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In Lieb and Loss's Analysis, I saw that they mentioned $L^1(\mathbb{R}^n) \cap L^2(\mathbb{R}^n)$ dense in $ L^2(\mathbb{R}^n)$ (dense wrt the $L^2$ norm, I think). But I didn't find its proof in the book. So I wonder why it is?

Does this conclusion hold for $L^1(\Omega, \mathcal{F}, \mu) \cap L^2(\Omega, \mathcal{F}, \mu)$ for any measure space $(\Omega, \mathcal{F}, \mu)$?

Are there similar statements if replace $L^1$ with $L^p$, and $ L^2$ with $L^q$ for $p \leq q \in (0, \infty ]$ or $\in [1, \infty]$?

Thanks and regards!

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Hint: Consider simple functions. – Martin Dec 27 '12 at 18:21
The intersection contains all continuous functions with compact support, or all integrable simple functions, or... – Mariano Suárez-Alvarez Dec 27 '12 at 18:21
The set of smooth functions with compact support is dense in either. – copper.hat Dec 27 '12 at 18:30
@Tim, that might be a good signal that you need to review Lebesgue spaces! – Mariano Suárez-Alvarez Dec 27 '12 at 18:35
The general version is also true, unless $q=\infty$. As an exercise, you may want to prove that $L^p(\mathbb R)\cap L^\infty (\mathbb R)$ is not dense in $L^\infty (\mathbb R)$ for any finite $p$. (Hint: consider the function $f$ that is identically $1$ and show that $\|f-g\|_{L^\infty}\le 1/2$ implies that $g$ is not integrable). – user53153 Dec 27 '12 at 19:12
up vote 12 down vote accepted

Let me collect all the comments into a single answer.

Since the space of integrable simple functions is dense in $L^p(\Omega, \mathcal{F}, \mu)$ for all $p\in[1,+\infty)$, and in addition, all simple functions are in $L^\infty(\Omega, \mathcal{F}, \mu)$, we have that $\bigcap_{1\leq p\leq\infty}L^p(\Omega, \mathcal{F}, \mu)$ is dense in $L^q(\Omega, \mathcal{F}, \mu)$ for all $q\in[1,+\infty)$.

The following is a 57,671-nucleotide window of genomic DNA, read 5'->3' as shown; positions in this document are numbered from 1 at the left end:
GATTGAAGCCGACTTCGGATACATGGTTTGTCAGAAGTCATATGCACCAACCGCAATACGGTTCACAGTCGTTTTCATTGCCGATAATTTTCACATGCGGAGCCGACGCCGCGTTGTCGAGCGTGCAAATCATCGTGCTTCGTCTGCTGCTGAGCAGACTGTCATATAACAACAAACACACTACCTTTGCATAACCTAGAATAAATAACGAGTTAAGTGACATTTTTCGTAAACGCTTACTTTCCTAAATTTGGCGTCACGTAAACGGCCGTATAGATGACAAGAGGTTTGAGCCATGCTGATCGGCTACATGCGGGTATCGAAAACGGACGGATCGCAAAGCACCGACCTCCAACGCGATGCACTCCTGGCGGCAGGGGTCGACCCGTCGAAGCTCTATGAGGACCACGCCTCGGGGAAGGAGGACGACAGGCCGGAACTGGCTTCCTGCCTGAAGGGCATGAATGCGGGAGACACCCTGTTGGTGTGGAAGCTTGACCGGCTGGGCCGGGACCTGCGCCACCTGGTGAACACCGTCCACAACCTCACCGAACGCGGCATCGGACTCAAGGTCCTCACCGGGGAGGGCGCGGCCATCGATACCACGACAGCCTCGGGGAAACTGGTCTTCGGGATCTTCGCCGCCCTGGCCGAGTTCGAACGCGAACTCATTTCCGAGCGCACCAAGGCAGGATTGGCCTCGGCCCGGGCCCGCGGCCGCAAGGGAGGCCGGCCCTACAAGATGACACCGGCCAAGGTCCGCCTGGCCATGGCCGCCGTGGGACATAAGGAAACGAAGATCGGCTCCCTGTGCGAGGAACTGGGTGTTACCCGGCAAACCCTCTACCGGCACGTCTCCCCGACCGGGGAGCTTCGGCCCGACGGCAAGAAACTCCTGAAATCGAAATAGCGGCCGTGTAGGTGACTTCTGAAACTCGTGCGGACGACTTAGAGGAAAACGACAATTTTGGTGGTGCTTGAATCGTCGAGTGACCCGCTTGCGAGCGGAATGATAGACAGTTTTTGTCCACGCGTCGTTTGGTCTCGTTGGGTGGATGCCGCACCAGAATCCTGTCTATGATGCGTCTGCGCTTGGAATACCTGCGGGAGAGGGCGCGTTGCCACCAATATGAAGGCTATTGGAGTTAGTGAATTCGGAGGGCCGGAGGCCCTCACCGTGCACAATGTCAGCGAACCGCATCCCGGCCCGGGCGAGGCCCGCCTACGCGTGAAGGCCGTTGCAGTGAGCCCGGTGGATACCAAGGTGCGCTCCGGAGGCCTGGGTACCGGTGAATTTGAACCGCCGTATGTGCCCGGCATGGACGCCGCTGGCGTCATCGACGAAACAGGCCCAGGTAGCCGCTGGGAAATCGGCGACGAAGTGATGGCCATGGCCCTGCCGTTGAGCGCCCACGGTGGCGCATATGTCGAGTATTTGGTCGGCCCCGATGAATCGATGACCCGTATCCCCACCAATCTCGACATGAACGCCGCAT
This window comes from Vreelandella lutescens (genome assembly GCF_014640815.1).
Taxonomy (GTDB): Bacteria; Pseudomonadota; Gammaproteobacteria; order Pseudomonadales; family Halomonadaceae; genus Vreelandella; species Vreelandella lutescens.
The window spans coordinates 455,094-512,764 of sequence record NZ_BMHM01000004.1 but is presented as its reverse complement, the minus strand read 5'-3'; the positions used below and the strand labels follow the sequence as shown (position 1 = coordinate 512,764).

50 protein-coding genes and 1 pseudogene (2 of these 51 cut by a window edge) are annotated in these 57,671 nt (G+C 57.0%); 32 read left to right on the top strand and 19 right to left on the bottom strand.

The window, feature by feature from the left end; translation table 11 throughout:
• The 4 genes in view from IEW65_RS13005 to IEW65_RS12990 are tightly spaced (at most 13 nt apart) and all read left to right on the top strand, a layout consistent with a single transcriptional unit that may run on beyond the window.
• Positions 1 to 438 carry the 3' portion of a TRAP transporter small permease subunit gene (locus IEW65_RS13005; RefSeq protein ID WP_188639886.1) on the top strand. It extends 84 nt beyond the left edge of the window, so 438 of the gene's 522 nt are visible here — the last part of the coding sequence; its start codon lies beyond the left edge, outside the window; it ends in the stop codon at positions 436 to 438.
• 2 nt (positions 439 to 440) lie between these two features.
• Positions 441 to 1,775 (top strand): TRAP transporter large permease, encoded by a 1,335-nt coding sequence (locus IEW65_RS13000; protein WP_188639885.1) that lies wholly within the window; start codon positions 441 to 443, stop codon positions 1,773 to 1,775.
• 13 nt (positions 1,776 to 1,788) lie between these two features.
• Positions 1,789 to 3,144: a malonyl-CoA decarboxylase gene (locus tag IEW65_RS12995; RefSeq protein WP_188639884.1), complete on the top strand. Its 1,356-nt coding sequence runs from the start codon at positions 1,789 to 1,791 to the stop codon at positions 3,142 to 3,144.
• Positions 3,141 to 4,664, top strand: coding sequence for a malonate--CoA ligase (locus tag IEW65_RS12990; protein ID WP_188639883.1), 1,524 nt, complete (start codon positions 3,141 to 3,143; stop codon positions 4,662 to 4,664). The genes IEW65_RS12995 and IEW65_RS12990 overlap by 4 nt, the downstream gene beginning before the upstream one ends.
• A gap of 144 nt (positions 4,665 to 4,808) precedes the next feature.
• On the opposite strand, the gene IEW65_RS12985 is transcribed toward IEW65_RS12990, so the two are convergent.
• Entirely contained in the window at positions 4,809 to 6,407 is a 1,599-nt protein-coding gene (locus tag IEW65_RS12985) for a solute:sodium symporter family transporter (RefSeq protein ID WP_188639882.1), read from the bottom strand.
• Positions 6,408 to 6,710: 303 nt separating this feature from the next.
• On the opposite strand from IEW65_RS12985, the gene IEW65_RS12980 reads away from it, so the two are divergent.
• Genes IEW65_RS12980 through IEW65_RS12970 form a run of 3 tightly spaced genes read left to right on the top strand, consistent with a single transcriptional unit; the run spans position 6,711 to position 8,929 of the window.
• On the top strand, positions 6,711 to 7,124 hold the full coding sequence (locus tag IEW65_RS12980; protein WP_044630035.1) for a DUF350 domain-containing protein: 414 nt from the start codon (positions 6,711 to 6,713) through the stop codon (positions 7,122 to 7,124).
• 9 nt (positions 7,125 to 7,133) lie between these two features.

If $q=\infty$ the answer depends on whether or not $\mu$ is finite.

  • If $\mu$ is finite, then $L^\infty(\Omega, \mathcal{F}, \mu)\subseteq L^p(\Omega, \mathcal{F}, \mu)$ for each $p$, so obviously we can put $q=\infty$ above.
  • If $\mu$ is infinite (like the Lebesgue measure), then any nonzero constant function is in $L^\infty$, but very far from any integrable function (since no integrable function can be bounded away from zero on a set of infinite measure).

Worth mentioning, if inessential for this exercise, is that if $\Omega,\mu$ are sufficiently well-behaved ($\Omega$ is locally compact Hausdorff, $\mu$ is inner and outer regular, locally finite), then compactly supported continuous functions are dense in each $L^p(\mu)$ with $p<\infty$. This applies in particular to Haar measures on locally compact Hausdorff groups, such as the Lebesgue measure.

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Thanks! @tomasz: I think $L^\infty(\Omega, \mathcal{F}, \mu)\supseteq L^p(\Omega, \mathcal{F}, \mu), \forall p \in (0, \infty)$? My reason is $L^\infty$ is defined as the set of measurable functions that are bounded up to a set of measure zero, and if $f \notin L^\infty$, then there exists a subset of measure nonzero on which $|f|$ is $\infty$, so $f \notin L^p, \forall p \in (0, \infty)$. So I wonder why "If $\mu$ is finite, then $L^\infty(\Omega, \mathcal{F}, \mu)\subseteq L^p(\Omega, \mathcal{F}, \mu)$ for each $p$"? If we both are right, then If $\mu$ is finite, $L^\infty = L^p$? – Tim Dec 28 '12 at 0:19
I posted my last comment as a new question here – Tim Dec 28 '12 at 0:47
@Tim: No. For example, $\log(x)$ is in $L^p([0,1],\mathcal B,\lambda)$ for all $p<\infty$, but not in $L^\infty$. – tomasz Dec 28 '12 at 2:52

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